Leptin Signaling in the Nucleus Tractus Solitarii Increases Sympathetic Nerve Activity to the Kidney
The hypothalamic arcuate nucleus was initially regarded as the principal site of leptin action, but there is increasing evidence for functional leptin receptors in extrahypothalamic sites, including the nucleus tractus solitarii (NTS). We demonstrated previously that arcuate injection of leptin increases sympathetic nerve activity (SNA) to brown adipose tissue and kidney. In this study, we tested the hypothesis that leptin signaling in the NTS affects sympathetic neural outflow. Using a stereotaxic device in anesthetized rats, we microinjected leptin (0.25 to 1.00 μg) or saline into the NTS while recording SNA to kidney and brown adipose tissue. Microinjection of leptin into the commissural and medial subnuclei of the caudal NTS at the level of the area postrema in Sprague-Dawley rats produced a dose-related increase in renal SNA (+112±15% with leptin 1 μg; n=7; P<0.001) but did not increase SNA to brown adipose tissue (−15±12%; P value not significant). This effect depended on intact functional leptin receptors, because it was not observed in Zucker obese rats that have a missense mutation in the leptin receptor. Rostral NTS injection of leptin failed to increase SNA, indicating that leptin signaling in the NTS is probably confined to the caudal NTS at the level of the area postrema. In summary, this study demonstrates that leptin signaling in the caudal NTS increases SNA to the kidney but not to the brown adipose tissue. The study strengthens the concept of a distributed brain network of leptin action and demonstrates that these distributed brain sites can mediate contrasting sympathetic responses to leptin.
Leptin is an adipocyte-derived hormone that plays a critical role in the regulation of energy homeostasis. The hypothalamic arcuate nucleus was initially regarded as the principal site of leptin action, but there is increasing evidence for a distributed brain network of leptin action.1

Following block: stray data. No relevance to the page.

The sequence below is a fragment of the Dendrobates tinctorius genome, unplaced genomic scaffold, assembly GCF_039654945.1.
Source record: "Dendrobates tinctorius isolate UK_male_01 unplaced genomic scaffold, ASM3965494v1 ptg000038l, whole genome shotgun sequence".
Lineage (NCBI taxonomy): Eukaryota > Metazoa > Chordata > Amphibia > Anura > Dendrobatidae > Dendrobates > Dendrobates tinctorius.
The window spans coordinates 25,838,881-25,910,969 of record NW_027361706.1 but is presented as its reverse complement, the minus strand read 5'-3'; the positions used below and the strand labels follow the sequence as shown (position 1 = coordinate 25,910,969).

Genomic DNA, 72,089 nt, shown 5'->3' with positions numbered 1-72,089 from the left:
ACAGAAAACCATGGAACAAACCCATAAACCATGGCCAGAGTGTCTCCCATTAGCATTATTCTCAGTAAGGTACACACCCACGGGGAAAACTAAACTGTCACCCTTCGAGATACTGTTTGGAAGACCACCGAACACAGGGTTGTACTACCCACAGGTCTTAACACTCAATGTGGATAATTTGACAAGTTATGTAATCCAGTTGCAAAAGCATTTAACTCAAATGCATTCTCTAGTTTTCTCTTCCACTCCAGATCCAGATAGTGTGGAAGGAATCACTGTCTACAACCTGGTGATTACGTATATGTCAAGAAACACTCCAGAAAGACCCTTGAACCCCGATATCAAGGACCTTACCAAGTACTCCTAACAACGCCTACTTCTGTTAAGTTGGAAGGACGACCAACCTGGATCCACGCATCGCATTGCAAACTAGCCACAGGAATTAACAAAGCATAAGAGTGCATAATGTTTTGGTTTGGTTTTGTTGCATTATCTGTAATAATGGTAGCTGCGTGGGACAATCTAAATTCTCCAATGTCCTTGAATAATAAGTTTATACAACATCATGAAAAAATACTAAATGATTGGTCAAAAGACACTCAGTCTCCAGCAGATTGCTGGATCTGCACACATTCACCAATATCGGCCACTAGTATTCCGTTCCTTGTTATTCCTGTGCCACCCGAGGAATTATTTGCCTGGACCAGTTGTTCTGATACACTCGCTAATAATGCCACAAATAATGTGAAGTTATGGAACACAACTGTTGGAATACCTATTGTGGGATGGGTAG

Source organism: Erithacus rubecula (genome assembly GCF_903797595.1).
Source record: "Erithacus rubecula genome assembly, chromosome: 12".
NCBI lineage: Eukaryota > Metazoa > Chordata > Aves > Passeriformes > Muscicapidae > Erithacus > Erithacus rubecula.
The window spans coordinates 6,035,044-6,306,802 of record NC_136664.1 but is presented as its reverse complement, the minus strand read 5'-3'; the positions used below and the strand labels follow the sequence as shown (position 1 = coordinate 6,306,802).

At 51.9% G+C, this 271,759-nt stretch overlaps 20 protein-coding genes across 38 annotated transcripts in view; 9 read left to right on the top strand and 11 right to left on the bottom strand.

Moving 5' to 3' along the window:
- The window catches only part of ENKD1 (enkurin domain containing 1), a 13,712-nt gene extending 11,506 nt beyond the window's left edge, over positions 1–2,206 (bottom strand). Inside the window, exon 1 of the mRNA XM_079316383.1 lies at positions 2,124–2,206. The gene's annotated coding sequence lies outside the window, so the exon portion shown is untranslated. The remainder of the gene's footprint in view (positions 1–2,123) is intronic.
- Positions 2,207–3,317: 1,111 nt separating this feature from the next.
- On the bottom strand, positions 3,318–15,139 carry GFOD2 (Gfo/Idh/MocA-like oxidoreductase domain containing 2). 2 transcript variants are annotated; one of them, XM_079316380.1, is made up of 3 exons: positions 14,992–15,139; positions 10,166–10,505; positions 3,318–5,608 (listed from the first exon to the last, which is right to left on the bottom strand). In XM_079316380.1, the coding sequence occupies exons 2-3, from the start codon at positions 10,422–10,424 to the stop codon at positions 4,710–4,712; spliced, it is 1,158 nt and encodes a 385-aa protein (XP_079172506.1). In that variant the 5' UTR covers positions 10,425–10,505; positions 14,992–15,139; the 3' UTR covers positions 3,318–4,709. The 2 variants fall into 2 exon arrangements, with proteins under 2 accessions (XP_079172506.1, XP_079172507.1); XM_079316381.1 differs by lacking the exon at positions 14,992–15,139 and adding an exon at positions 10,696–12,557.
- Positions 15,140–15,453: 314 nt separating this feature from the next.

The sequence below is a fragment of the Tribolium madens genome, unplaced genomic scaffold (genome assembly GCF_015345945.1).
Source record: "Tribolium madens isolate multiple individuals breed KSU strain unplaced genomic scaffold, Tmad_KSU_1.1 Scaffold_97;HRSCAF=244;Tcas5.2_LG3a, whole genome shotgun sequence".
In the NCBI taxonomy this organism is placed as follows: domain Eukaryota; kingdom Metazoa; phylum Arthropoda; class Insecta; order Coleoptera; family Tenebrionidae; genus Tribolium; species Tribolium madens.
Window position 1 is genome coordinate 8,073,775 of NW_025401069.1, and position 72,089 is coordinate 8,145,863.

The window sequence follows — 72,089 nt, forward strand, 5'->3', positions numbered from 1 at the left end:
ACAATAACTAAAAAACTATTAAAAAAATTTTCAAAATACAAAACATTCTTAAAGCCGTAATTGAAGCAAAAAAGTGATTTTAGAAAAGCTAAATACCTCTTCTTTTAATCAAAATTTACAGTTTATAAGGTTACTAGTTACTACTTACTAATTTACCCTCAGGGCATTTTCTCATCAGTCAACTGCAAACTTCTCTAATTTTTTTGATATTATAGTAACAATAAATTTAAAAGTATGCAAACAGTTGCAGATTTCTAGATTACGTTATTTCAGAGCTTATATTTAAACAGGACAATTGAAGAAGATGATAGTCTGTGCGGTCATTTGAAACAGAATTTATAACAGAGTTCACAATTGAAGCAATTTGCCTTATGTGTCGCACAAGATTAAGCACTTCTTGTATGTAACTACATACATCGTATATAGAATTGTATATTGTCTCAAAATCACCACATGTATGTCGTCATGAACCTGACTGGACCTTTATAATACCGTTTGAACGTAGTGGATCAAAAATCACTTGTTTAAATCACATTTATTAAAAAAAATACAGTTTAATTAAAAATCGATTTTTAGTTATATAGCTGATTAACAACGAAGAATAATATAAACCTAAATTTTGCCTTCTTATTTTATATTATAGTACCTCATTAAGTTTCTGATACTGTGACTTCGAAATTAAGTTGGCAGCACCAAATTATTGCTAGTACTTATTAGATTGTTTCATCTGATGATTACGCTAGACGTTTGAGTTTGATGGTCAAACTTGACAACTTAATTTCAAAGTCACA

Among these distributed brain sites, there is increasing evidence for functional leptin receptors in the nucleus tractus solitarii (NTS), albeit in lower levels than in the arcuate nucleus. Functional leptin receptor mRNA is expressed in the NTS of mice and rats.2–4 Peripheral administration of leptin increases phosphorylated signal transducers and activators of transcription 34,5 and c-fos6,7 immunoreactivities in the NTS. Proopiomelanocortin neurons, which are prominent in mediating leptin action in the arcuate nucleus, also occur in the NTS.8–10 There is controversy centering on whether these NTS proopiomelanocortin neurons do10 or do not1,11 mediate some of the NTS leptin action, but there is agreement that there are leptin-responsive neurons in the NTS.1–7,9–12 For example, Grill et al3 demonstrated that a low dose of leptin injected into the dorsal vagal complex including the NTS decreased food intake and body weight in rats. In addition, a number of NTS neurons that are activated by gastric distension are also activated by leptin,12,13 and leptin acts in the hindbrain to potentiate the satiety response to gastric distension.12
In addition to effects on appetite and body weight, leptin increases sympathetic nerve activity (SNA).14–17 With systemic,15 cerebroventricular,7,16 or intra-arcuate administration of leptin,17 there are increases in SNA to brown adipose tissue (BAT), which is involved in thermogenic metabolism, and to the kidney, which is involved in cardiovascular regulation. Because the NTS is critically involved in sympathetic regulation and given the emerging evidence for leptin signaling in the NTS, we tested the hypothesis that leptin receptor activation in the NTS regulates sympathetic neural activity.
Male Sprague-Dawley rats and Zucker obese and lean rats (Harlan Sprague-Dawley), age 14 to 16 weeks, were studied. Rats were housed in a temperature-controlled room with a 12:12 hour light-dark cycle. Standard laboratory rat chow and tap water were provided ad libitum. The studies and procedures were approved by the University of Iowa Animal Research Committee. All of the studies were conducted in accordance with the National Institutes of Health Guide for the Care and Use of Laboratory Animals.